Jonathan Root House facts for kids
Jonathan Root House
U.S. Historic district
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|Location||140–142 N. Main St., Southington, Connecticut|
|Area||0.5 acres (0.20 ha)|
|Architectural style||Colonial, New England Colonial|
|Part of||Southington Center Historic District (ID88002961)|
|MPS||Colonial Houses of Southington TR|
|NRHP reference No.||88003113|
Quick facts for kidsSignificant dates
|Added to NRHP||January 19, 1989|
|Designated CP||May 8, 1989|
The Jonathan Root House is a historic house at 140–142 North Main Street in Southington, Connecticut. Built about 1720, it is believed to be the oldest surviving colonial building in the town. It was listed on the National Register of Historic Places in 1989, and now houses professional offices.
Description and history
The Jonathan Root House is located north of the village center of Southington, on the west side of North Main Street at its junction with Mill Street. It is a 21⁄2-story wood-frame structure, five bays wide, with a large central chimney and a center entrance. The entrance is flanked by sidelight windows and topped by a gabled entablature. It originally had a more steeply sloping rear roof, giving it a saltbox profile, but that was raised in the 20th century to provide for a larger second story. Well-preserved interior elements include a period builtin cupboard.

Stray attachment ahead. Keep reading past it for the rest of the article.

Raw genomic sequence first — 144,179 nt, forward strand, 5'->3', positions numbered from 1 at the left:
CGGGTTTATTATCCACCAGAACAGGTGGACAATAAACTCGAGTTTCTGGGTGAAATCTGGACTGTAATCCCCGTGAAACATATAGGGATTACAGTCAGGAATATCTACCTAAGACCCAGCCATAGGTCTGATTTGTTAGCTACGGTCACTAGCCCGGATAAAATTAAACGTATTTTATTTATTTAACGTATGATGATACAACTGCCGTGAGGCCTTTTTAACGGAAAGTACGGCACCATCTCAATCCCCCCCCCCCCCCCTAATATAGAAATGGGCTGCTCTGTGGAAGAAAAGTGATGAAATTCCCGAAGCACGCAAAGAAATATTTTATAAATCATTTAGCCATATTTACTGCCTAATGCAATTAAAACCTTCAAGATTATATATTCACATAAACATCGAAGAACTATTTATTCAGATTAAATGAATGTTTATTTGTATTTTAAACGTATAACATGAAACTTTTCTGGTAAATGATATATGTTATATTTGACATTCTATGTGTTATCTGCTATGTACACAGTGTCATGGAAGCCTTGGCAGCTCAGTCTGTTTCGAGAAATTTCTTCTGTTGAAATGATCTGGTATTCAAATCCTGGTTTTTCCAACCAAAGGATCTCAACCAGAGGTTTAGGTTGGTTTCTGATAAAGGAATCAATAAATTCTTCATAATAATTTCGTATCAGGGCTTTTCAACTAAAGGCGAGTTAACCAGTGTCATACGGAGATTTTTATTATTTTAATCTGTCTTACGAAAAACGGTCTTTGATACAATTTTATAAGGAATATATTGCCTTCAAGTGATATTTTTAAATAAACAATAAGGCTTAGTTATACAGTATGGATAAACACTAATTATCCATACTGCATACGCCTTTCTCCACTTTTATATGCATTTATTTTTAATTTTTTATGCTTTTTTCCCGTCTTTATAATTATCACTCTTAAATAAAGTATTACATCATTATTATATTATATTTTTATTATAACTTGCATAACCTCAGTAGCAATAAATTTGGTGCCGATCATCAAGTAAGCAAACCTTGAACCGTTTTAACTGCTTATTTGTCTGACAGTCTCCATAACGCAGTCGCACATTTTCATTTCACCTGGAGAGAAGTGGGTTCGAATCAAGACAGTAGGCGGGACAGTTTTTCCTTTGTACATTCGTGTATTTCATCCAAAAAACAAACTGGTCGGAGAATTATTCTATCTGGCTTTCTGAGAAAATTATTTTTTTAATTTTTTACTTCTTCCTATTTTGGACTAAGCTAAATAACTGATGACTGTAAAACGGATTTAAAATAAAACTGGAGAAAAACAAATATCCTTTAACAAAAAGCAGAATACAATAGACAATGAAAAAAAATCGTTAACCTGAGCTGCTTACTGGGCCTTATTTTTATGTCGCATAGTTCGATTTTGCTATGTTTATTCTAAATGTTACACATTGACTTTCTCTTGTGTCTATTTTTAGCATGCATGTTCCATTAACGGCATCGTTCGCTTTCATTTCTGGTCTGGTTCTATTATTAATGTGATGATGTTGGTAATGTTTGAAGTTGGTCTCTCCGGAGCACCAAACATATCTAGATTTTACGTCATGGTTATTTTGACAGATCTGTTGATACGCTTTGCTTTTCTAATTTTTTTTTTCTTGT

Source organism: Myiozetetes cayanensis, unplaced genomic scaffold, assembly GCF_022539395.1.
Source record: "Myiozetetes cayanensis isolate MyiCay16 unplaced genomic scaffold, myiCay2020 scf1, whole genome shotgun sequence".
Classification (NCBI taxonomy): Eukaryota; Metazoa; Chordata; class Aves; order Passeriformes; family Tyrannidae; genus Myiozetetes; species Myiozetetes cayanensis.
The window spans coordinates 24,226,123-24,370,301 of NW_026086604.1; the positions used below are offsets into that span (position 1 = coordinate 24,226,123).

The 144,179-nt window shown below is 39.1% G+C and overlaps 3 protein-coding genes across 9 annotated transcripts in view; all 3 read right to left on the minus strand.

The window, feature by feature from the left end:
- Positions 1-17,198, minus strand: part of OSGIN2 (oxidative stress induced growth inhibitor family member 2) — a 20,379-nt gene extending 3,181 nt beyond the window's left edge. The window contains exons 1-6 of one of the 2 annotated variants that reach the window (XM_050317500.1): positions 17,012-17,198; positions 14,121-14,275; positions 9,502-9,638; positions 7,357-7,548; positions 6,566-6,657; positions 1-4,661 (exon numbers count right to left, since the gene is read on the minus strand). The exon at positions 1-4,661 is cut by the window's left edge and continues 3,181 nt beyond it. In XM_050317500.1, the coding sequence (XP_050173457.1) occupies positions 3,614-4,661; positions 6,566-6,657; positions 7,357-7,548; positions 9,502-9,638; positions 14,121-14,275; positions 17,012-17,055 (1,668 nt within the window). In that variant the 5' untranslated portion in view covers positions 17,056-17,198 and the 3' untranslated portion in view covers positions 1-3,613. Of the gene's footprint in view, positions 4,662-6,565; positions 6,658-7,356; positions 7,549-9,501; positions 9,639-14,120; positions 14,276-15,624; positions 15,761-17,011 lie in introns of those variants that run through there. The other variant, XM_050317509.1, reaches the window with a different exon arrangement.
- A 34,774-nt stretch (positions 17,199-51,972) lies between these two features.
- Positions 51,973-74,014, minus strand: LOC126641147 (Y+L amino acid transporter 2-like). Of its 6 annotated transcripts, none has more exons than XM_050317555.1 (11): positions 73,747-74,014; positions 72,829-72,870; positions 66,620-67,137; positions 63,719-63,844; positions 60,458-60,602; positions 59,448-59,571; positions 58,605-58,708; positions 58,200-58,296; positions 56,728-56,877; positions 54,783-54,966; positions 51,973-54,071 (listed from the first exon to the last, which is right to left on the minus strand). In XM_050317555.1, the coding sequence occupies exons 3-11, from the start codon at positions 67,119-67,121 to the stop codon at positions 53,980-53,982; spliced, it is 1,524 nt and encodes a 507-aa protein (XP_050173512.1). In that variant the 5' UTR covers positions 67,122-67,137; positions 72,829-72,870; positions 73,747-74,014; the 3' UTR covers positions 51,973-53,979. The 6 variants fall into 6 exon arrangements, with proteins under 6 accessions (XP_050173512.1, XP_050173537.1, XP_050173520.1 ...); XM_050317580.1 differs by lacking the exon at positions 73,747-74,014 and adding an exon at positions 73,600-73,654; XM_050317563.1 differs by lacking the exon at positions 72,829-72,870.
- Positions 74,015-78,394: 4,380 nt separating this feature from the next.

The house's exact construction date is not known, but it was the residence of Jonathan Root, a prominent 18th-century resident, and is estimated to have been built around 1720. The town was first settled in the late 17th century, and Root (born 1707) married into the locally prominent Woodruff family. When Southington was incorporated in 1779, the residents chose Root as one of the five first selectmen. At that same meeting, Root, along with Josiah Cowles, were appointed to a committee to "provide for the families of officers and soldiers in the field." In 1774, Root was appointed to a committee to deliver provisions to Boston, in response to the British blockade of Boston harbor. In addition to living here, Root also operated a tavern on the premises.
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